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10+ Tattoo Facts That Can Teach Us an Unexpected Lesson

Tattoos have become a way of expressing oneself or marking significant events in life. As tattoos become increasingly popular, people from all walks of life are getting inked. Some get them done purely for fun, while others want to cover up birthmarks or scars. And some people honor their loved ones by getting memorial tattoos. Let’s walk through some exciting and intriguing tattoo facts you may want to know.

1. The oldest tattoos date back more than 5,000 years ago.

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When the 5,300-year-old mummy, Ötzi, or the Iceman, was found in 1991 beneath a glacier in the Alps, he had 61 tattoos on his well-preserved body. To this day, he’s served as the oldest evidence of tattoos, dating back to the start of the Bronze Age.

2. Cosmetic tattoos are gaining popularity.

Cosmetic tattoos have never been more popular than they are today. They serve as a type of permanent makeup, and some people try to hide their insecurities with it.

3. Irezumi is a type of Japanese tattoo.

Irezumi is a Japanese word that means ’’tattoo.’’ It’s also the name of the distinctive style of Japanese tattooing. It’s done by hand using metal needles and special ink called Nara.

4. Tattoos symbolize status in New Zealand’s Maoris culture.

Maori culture uses Ta Moko tattoos, or Maori tattoos, which were initially used to represent a person’s status, rank, descent, and skills. The more complex the tattoo is on the face, the higher the person’s social position. Face tattoos are reserved for leaders and the upper classes.

5. Meet the National Living Treasures Awards Nominee, Whang-od Oggay, a 105-year-old tattoo artist from the Philippines.

Whang-od Oggay was born on February 17, 1917, in the Philippines. She belongs to the Butbut ethnic component within the wider Kalinga ethnic group and is frequently said to be the oldest traditional Kalinga tattoo artist.

6. The first known female tattoo artist in the US didn’t have the right to vote.

Maud Wagner was the first known female tattoo artist in the US in 1907 when women still didn’t have the right to vote. She was one of the last tattoo artists that didn’t use a tattoo machine and did all her work by hand.

7. Even the eyeballs can be tattooed.

There is an eyeball tattoo technique that allows permanent coloring of the sclera (the white part) of the eye. The ink is injected inside the eye and is non-reversible.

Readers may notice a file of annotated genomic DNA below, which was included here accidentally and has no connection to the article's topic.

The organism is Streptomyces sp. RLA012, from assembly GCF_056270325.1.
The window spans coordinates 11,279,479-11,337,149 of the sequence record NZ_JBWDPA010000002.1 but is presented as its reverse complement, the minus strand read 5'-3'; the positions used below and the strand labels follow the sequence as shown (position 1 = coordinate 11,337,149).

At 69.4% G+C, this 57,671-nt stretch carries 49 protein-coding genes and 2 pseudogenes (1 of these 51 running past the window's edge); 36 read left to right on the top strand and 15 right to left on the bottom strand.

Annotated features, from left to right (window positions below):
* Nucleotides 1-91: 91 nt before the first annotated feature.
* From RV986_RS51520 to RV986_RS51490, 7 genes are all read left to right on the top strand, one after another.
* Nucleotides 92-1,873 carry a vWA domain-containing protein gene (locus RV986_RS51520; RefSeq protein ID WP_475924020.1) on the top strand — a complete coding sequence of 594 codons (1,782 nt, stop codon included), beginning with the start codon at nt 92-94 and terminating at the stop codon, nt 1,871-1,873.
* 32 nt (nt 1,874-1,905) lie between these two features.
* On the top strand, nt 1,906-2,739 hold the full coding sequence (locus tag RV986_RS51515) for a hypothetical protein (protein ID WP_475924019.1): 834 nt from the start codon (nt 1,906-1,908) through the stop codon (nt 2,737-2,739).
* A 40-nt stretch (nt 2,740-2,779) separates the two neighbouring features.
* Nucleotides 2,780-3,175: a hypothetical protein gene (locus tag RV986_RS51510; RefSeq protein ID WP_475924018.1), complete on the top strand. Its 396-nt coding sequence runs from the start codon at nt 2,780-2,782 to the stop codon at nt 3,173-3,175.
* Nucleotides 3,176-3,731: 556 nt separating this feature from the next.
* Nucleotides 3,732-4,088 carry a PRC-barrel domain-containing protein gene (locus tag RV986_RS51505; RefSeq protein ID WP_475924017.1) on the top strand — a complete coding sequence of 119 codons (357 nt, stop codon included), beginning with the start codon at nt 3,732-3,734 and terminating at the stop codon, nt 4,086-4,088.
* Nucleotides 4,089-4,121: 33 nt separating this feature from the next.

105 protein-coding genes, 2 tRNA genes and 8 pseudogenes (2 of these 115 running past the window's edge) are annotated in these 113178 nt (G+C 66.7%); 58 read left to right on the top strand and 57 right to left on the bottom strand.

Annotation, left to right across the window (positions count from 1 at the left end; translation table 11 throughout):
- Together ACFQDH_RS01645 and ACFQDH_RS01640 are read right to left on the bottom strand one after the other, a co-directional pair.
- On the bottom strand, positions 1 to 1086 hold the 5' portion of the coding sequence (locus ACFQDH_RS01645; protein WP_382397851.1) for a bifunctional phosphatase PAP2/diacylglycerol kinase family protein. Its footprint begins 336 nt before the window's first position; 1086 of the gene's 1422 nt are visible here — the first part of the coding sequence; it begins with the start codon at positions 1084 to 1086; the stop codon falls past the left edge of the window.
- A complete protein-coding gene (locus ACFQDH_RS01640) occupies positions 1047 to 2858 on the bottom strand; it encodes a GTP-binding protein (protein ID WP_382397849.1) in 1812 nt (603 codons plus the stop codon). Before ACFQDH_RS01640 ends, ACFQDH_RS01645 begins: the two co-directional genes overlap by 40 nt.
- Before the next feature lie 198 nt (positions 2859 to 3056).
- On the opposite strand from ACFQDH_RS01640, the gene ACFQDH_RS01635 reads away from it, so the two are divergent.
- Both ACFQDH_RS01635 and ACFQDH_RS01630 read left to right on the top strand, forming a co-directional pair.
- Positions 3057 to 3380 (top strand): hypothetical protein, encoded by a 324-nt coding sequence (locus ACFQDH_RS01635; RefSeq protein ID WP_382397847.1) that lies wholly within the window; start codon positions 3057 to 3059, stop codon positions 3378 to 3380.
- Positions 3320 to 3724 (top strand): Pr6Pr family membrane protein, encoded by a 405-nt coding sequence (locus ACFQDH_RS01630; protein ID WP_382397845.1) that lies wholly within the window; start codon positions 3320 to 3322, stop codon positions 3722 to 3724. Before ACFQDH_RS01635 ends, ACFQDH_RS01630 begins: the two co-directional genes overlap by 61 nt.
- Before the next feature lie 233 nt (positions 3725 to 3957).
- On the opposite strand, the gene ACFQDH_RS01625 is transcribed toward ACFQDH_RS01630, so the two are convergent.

8. They’re great for covering up unwanted scars.

  • “I have had multiple ankle surgeries. Today I got a tattoo to make my scar a little sillier.” © RoscoMan1 / Reddit

Scars, similar to tattoos, tell us a story behind the permanent mark. While some people are comfortable having them, others try to find a way to cover them or transform them into more beautiful spots on the body.

9. Urine was once used for mixing tattoo ink.

You might be stunned to discover that certain civilizations combined coal dust with urine to mix the tattoo ink. Today, ink typically consists of a carrier and dried pigments.

10. The first tattoo machine was inspired by an electric pen.

Tomas Edison invented the first electrical pen, which was redesigned in 1891 and patented as the first tattoo machine. Before that, tattoos took much longer to get done.

11. The easiest color to remove with laser treatments is black.

Because the laser can target the black pigment more specifically, black tattoos are the simplest to erase. Other colors, like red, blue, and green, might be more difficult to remove, depending on whether the tattoos were done by an expert or an amateur. Green is the most difficult to remove, followed by pale blue.

12. The oldest person to get their first tattoo was 104.

On his 104th birthday, Jack Reynolds from the UK got a tattoo at the local tattoo parlor. “Jacko 6.4.1912” was tattooed on the centenarian’s upper arm. In his own handwriting, the ink displays his nickname and his birth date of April 6, 1912.

13. The head is one of the most painful places to get a tattoo.

Your head and face have many nerve endings that can be stimulated during a tattoo and cause extreme discomfort. Because you don’t have much fat on your head and face, you don’t have much of a cushion for the tattoo needle here.

What do you think about tattoos? If you decide to get one, what will the inspiration behind it be?

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